The description of the clinical course of Ebola virus disease (EVD) provided by Igonoh1 is consistent with mounting evidence indicating that a significant proportion of Ebola mortality is attributable to diarrheal dehydration with severe electrolyte losses.2–6 It is likely that EVD mortality could be reduced below reported levels if therapy could be streamlined as it has been for treatment of cholera. Reports of severe hyponatremia and hypokalemia in EVD suggest that stool sodium and potassium losses may exceed those in the current World Health Organization (WHO) low-sodium oral rehydration solution (ORS). Analysis of EVD stool electrolyte content would help define optimal ORS salt formulations for EVD, but unfortunately have not been reported. Such data are needed to identify the optimal standard ORS composition for EVD treatment.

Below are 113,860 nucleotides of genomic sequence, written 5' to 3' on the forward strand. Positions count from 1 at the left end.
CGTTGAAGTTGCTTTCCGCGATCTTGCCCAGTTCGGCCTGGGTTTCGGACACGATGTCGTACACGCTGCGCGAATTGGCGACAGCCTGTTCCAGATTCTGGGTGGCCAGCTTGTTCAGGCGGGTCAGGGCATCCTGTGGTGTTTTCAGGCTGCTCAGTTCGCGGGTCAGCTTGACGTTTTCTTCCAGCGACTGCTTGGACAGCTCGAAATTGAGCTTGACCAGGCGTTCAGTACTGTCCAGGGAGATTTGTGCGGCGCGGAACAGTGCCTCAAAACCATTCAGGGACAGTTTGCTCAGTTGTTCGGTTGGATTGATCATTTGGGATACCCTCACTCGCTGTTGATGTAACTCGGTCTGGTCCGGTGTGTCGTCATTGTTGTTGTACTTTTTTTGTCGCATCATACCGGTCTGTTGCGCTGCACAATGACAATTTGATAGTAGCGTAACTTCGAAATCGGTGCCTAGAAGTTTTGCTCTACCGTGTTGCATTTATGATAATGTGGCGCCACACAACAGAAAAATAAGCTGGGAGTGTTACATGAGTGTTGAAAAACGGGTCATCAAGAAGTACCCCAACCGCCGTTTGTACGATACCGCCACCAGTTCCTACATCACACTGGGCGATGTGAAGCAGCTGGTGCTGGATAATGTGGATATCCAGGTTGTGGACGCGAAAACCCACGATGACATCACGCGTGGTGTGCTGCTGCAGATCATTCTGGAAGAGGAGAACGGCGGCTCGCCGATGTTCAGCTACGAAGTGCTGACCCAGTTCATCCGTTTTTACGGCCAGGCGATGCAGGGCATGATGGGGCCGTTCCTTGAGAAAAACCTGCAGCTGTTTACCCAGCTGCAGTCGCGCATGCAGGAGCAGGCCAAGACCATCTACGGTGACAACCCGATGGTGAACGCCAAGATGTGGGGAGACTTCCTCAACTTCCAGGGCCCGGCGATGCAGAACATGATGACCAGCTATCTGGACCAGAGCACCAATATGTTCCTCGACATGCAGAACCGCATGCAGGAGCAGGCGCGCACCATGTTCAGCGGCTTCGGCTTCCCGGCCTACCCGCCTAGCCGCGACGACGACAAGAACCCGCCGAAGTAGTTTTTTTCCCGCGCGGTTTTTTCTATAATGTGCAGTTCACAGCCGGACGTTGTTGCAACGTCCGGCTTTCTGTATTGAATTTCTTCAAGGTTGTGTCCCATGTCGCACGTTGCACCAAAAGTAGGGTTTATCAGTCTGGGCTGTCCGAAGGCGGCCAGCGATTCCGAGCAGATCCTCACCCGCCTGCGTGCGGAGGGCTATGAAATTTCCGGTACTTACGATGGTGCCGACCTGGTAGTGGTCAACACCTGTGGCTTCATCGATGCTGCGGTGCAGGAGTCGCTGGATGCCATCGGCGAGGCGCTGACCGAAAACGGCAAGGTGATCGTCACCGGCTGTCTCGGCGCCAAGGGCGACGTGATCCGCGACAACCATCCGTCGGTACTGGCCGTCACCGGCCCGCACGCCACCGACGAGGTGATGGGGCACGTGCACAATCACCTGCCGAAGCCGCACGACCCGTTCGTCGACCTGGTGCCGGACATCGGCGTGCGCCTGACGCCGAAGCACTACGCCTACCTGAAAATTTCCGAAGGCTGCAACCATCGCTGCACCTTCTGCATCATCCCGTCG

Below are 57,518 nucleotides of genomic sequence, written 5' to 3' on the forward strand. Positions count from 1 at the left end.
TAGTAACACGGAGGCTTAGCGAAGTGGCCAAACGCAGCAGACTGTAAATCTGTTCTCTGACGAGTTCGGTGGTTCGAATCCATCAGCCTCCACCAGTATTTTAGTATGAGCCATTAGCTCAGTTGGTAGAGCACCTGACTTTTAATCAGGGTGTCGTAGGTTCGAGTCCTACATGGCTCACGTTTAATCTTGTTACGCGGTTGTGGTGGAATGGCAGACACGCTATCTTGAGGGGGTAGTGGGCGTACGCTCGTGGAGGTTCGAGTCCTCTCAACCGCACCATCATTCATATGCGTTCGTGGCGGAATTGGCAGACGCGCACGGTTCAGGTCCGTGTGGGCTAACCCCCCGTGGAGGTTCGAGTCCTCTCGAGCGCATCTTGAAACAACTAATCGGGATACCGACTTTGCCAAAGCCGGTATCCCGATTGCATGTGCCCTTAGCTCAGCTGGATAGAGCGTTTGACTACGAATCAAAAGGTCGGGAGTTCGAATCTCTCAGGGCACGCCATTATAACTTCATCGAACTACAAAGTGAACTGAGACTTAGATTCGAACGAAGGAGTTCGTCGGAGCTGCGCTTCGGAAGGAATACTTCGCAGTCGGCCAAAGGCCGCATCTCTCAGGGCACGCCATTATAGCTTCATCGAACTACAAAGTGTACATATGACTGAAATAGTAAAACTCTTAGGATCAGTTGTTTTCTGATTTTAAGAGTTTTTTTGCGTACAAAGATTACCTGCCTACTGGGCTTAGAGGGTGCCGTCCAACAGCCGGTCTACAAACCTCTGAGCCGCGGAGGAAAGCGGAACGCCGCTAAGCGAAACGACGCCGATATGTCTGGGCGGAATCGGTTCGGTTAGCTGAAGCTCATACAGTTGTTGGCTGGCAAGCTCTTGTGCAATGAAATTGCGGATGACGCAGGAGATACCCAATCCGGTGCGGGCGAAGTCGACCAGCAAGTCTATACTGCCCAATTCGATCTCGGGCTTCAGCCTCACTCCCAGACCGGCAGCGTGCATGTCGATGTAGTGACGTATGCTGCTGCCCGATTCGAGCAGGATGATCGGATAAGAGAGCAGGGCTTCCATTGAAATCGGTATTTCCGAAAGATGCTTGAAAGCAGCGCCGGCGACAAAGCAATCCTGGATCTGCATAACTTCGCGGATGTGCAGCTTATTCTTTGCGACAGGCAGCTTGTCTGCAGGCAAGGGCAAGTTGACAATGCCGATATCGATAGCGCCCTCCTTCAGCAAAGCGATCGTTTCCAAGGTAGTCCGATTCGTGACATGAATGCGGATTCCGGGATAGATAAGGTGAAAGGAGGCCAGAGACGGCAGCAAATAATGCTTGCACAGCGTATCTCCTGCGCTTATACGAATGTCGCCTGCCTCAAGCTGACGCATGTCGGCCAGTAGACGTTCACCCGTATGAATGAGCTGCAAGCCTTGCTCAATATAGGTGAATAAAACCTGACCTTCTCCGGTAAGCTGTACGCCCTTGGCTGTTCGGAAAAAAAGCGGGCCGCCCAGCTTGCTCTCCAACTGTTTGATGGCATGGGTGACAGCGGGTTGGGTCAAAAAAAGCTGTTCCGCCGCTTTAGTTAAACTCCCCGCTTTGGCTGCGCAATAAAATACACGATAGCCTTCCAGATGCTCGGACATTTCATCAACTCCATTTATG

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Kreuels B, Wichmann D, Emmerich P, Schmidt-Chanasit J, de Heer G, Kluge S, Sow A, Renné T, Günther S, Lohse AW, Addo MM, Schmiedel S, 2014. A case of severe Ebola virus infection complicated by gram-negative septicemia. N Engl J Med 371: 2394–2401.
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